While the Government of Turkey has issued freezing orders without delay (three to five days), it remains unknown whether any assets have actually been frozen. Freezing orders are published in the official Gazette. The nonprofit sector is not audited on a regular basis for CFT vulnerabilities and does not receive adequate anti-money laundering/CFT outreach or guidance from the Turkish government. The General Director of Foundations issues licenses for charitable foundations and oversees them, but there are a limited number of auditors to cover the more than 70,000 institutions.
For further information on money laundering and financial crimes, see the 2014 International Narcotics Control Strategy Report (INCSR), Volume 2, Money Laundering and Financial Crimes: http://www.state.gov/j/inl/rls/nrcrpt/index.htm.
Regional and International Cooperation: Turkey is an active member of the UN, NATO, and the Committee of Experts on Terrorism. Turkey is a founding member of the GCTF and is co-chair with the United States; as co-chair, Turkey provides extensive secretariat support. Turkey also participated in OSCE expert meetings on the Prevention of Violent Extremism and Radicalization that Lead to Terrorism organized by the OSCE/Office of Democratic Institutions and Human Rights and the OSCE Secretariat.
The Government of Turkey is considering effective means to implement UN Security Council Resolutions 2170 and 2178. As GCTF co-chair, it is developing policies in line with the framework of The Hague – Marrakech Memorandum on Good Practices for a More Effective Response to the “Foreign Terrorist Fighters” Phenomenon.
Turkey increased its cooperation with European countries regarding the activities of members of the DHKP/C. It also worked with countries from Europe, North Africa, and the Middle East to interdict the travel of potential foreign terrorist fighters planning to travel through Turkey to Syria.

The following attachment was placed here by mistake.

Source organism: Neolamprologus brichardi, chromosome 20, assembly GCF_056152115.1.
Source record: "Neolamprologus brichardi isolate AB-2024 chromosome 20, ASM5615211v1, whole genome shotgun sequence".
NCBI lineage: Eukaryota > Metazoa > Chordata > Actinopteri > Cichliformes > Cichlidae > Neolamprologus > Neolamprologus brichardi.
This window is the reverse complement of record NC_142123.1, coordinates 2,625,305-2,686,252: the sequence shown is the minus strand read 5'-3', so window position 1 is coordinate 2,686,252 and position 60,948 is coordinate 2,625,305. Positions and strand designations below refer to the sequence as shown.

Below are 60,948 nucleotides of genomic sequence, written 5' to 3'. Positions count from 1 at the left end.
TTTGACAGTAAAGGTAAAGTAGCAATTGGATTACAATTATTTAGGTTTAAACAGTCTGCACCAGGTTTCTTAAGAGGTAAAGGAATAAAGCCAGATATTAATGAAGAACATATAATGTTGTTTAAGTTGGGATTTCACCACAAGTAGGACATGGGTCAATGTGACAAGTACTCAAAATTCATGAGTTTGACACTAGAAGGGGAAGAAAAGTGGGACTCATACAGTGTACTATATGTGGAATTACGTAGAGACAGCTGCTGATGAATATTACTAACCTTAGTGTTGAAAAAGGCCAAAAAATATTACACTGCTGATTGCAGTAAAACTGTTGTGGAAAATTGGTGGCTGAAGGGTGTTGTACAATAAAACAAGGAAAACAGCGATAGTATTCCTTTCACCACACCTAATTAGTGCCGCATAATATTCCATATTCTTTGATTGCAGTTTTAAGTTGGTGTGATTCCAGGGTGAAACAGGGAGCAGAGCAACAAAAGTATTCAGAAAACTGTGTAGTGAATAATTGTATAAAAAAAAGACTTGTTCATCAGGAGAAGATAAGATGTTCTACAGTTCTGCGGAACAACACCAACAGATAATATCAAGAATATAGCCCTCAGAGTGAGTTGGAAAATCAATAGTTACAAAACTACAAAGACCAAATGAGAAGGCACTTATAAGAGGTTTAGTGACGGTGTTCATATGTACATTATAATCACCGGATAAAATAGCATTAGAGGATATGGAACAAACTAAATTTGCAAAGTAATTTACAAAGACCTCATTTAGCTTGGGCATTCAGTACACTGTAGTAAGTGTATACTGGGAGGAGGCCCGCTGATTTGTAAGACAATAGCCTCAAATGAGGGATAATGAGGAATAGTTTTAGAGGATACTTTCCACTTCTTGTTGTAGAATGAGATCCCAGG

In 2014, the TNP offered counterterrorism-related training programs at its Antiterrorism Academy that are designed primarily for law enforcement officers from Central Asian countries.
Countering Radicalization to Violence and Violent Extremism: The Turkish government has two significant programs to counter radicalization to violence and violent extremism. The first, administered by the TNP, is a broad-based outreach program to affected communities, similar to anti-gang activities in the United States. Police work to reach vulnerable populations (before terrorists do) to alter the prevailing group dynamics and to prevent recruitment. Police use social science research to undertake social projects, activities with parents, and in-service training for officers and teachers. Programs prepare trainers, psychologists, coaches, and religious leaders to intervene to undermine violent extremist messages and to prevent recruitment.
The second program, administered by the Turkish government’s Religious Affairs Office (Diyanet), works to undercut violent extremist messaging. In Turkey, all Sunni imams are employees of the Diyanet. In support of its message of traditional religious values, more than 140,000 Diyanet religious officials throughout Turkey conducted individualized outreach to their congregations. The Diyanet similarly worked with religious associations among the Turkish diaspora to provide them with access to instruction and to assist them in establishing umbrella organizations. The Diyanet supported in-service training for religious officials and lay-workers via a network of 20 centers throughout Turkey.